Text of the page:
HFM: What are the pro’s and con’s of team vs. individual sports?

MC: Playing golf and soccer to this day at very high levels offers unique skill sets that are acquired over time, and I believe that both have tons of value. Where playing a sport that is only about yourself, you tend to develop a strong self belief and confidence, whereas in a team sport you learn to lean on teammates and understand how to win as a team. Both teach you how important hard work, confidence and discipline are but just articulated differently.

 

HFM: What’s your advice to parents who might be having a hard time motivating their kids, tweens, teens to work out?

MC: Tough love is better than no love. Park farther away from the grocery store, take the stairs. Delegate chores around the house and consider removing electronics. I would also lead by example and initiate some activity. Demanding participation in sports or some activity will keep kids engaged, learning, moving and out of trouble.

 

HFM: How did your parents support your athletic career?

MC: My parents did everything for me, and I don’t mean spoil me or get in the way of letting me figure things out, but they did the necessary things to provide me the opportunity to do what I love. They paid fees, drove thousands of miles around the country, sat on sidelines and cheered, gave me a hug when I got hurt and helped me heal. Above all they were just there. They took the initiative to find the best coach, team and training so that I could progress. I always use the analogy that my parents built a ladder and they left it up for me to climb it. I hope to be half the parent they were to me.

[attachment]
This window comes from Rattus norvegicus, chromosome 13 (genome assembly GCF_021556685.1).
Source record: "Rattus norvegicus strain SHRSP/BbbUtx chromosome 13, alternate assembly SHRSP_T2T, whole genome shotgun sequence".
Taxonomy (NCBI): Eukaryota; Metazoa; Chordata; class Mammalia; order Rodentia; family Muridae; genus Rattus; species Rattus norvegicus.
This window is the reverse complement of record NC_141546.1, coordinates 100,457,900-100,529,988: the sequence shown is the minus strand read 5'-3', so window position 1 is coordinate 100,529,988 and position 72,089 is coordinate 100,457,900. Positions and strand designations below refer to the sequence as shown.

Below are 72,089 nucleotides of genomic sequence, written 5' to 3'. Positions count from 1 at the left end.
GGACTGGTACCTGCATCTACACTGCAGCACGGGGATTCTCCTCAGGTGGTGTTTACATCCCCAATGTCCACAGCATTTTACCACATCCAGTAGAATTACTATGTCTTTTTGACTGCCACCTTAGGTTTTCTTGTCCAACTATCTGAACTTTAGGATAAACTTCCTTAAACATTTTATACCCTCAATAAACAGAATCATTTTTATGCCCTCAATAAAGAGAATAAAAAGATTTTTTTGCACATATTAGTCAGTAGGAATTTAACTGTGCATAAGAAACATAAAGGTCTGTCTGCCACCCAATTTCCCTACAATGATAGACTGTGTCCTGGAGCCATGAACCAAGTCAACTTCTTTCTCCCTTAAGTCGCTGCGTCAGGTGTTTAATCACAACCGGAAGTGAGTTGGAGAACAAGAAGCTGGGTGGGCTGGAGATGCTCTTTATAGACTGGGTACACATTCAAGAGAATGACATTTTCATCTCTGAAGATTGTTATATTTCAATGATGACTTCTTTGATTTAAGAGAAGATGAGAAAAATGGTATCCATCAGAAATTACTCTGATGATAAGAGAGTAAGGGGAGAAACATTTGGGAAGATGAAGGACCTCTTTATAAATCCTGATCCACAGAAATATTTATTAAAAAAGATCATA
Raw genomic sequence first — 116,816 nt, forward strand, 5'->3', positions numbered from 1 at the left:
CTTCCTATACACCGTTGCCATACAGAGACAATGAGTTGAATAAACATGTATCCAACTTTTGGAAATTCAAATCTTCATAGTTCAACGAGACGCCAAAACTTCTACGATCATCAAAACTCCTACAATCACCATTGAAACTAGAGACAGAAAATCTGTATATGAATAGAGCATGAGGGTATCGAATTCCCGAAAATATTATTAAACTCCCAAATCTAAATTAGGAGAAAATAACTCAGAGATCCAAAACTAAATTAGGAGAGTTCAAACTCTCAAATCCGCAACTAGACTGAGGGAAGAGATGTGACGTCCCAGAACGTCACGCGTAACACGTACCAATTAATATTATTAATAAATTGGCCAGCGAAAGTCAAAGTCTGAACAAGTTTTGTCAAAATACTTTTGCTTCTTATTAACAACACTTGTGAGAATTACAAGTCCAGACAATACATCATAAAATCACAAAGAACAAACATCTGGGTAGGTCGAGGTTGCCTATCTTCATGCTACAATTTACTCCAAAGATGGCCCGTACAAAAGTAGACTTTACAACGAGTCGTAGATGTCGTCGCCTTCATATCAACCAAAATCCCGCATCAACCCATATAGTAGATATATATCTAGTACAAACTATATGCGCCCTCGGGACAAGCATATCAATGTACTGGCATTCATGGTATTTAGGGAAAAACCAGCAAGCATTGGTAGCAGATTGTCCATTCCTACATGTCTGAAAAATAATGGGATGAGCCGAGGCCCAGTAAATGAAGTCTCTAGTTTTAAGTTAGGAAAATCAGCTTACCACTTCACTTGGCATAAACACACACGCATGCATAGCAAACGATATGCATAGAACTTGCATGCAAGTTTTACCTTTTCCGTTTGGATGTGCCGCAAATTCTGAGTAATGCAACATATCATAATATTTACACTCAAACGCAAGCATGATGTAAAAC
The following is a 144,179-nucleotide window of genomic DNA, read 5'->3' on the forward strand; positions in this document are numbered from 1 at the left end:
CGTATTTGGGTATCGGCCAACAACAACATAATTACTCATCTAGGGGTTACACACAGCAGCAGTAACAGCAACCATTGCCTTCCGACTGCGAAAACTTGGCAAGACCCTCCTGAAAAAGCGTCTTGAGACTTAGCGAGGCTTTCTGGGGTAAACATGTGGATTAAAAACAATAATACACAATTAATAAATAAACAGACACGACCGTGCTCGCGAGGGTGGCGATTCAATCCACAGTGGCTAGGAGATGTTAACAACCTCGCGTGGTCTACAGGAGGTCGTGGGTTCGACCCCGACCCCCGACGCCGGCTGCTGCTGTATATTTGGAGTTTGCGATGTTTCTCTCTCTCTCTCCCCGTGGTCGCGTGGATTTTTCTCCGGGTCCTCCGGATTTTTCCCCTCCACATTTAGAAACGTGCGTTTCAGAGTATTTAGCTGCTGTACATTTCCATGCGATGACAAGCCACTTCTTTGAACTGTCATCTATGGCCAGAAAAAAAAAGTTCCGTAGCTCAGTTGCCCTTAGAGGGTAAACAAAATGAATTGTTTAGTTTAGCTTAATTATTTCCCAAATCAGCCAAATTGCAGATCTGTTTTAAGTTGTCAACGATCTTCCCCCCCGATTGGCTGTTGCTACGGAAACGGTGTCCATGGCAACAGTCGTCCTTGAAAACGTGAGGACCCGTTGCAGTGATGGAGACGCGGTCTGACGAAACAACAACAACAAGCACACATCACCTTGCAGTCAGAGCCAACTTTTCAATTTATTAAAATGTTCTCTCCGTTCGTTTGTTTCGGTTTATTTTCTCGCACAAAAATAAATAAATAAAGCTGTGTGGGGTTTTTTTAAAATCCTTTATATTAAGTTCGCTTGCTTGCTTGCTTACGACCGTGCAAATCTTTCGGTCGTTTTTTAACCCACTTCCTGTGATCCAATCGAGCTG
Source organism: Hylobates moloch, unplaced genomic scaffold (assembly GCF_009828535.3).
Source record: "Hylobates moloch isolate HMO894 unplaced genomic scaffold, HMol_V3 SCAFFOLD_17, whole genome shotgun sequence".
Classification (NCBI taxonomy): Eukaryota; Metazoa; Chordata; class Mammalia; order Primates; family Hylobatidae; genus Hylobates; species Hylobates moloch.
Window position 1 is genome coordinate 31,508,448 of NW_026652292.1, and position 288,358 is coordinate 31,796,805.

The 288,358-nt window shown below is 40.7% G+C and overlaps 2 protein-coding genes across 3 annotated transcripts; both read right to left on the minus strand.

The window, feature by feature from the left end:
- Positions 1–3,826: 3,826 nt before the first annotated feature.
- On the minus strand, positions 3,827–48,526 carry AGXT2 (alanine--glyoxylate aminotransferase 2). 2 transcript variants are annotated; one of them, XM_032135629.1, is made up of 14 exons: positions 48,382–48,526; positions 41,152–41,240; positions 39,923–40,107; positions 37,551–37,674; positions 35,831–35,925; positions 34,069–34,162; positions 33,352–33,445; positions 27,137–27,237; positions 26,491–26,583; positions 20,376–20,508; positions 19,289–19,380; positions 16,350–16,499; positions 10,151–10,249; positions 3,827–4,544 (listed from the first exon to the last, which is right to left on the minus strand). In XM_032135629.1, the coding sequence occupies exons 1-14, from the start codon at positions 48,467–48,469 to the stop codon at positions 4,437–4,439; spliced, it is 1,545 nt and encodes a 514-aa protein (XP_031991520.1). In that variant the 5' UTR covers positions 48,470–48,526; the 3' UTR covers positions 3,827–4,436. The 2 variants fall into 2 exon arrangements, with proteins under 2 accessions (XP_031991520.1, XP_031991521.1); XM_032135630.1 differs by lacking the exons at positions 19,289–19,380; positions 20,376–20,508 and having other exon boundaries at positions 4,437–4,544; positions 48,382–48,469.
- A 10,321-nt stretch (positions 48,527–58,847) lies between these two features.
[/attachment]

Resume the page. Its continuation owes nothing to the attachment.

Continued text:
HFM: If you could share one life lesson with our readers of parents and families, what would it be?

MC: My parents made the ultimate sacrifices to help achieve my childhood dream. Health, time, money, friendships and love were casualties lost along the way for them. Through that experience I learned what unconditional love and sacrifice truly meant.

I will also add that in that time I believe some identify of family was somehow lost in practice, games, privates sessions, travel and school. Life seems to always get busier, and I believe that my youth flew by so fast, and I forgot what being a good brother or son was all about. Oh, how bitter-sweet aging truly is, but I have stepped back enough to see that there are more important things than winning and losing.

I’ve been in a long-distance relationship with my family for almost half my life now, and it pains me daily to think that text messages, occasional facetimes and a handful of return visits keep my relationship together. I’ve learned that your real team is the one you started out with from the beginning and the ones that will never change jerseys over the years. They will always be there for you, no matter how good or bad you play in life.

As I transition from professional sports and into becoming a entrepreneur, I aspire to help my family and build up my team as they once did for me. Find the time for the ones that matter most and create healthy opportunities to interact and engage. Put down the phones and focus on what is in front of you! The game goes fast, so make every pass count!

 

HFM: Any other fitness-related or parental advice or tips for families?

MC: Be creative and lead by example. Figure out a time to do something as a family and be active and encourage a healthy lifestyle. It’s a great opportunity to talk and engage while working on becoming healthier as a family. My family holds a yearly soccer game at Christmas time. It’s a great opportunity for us all to enjoy each other, sweat and laugh.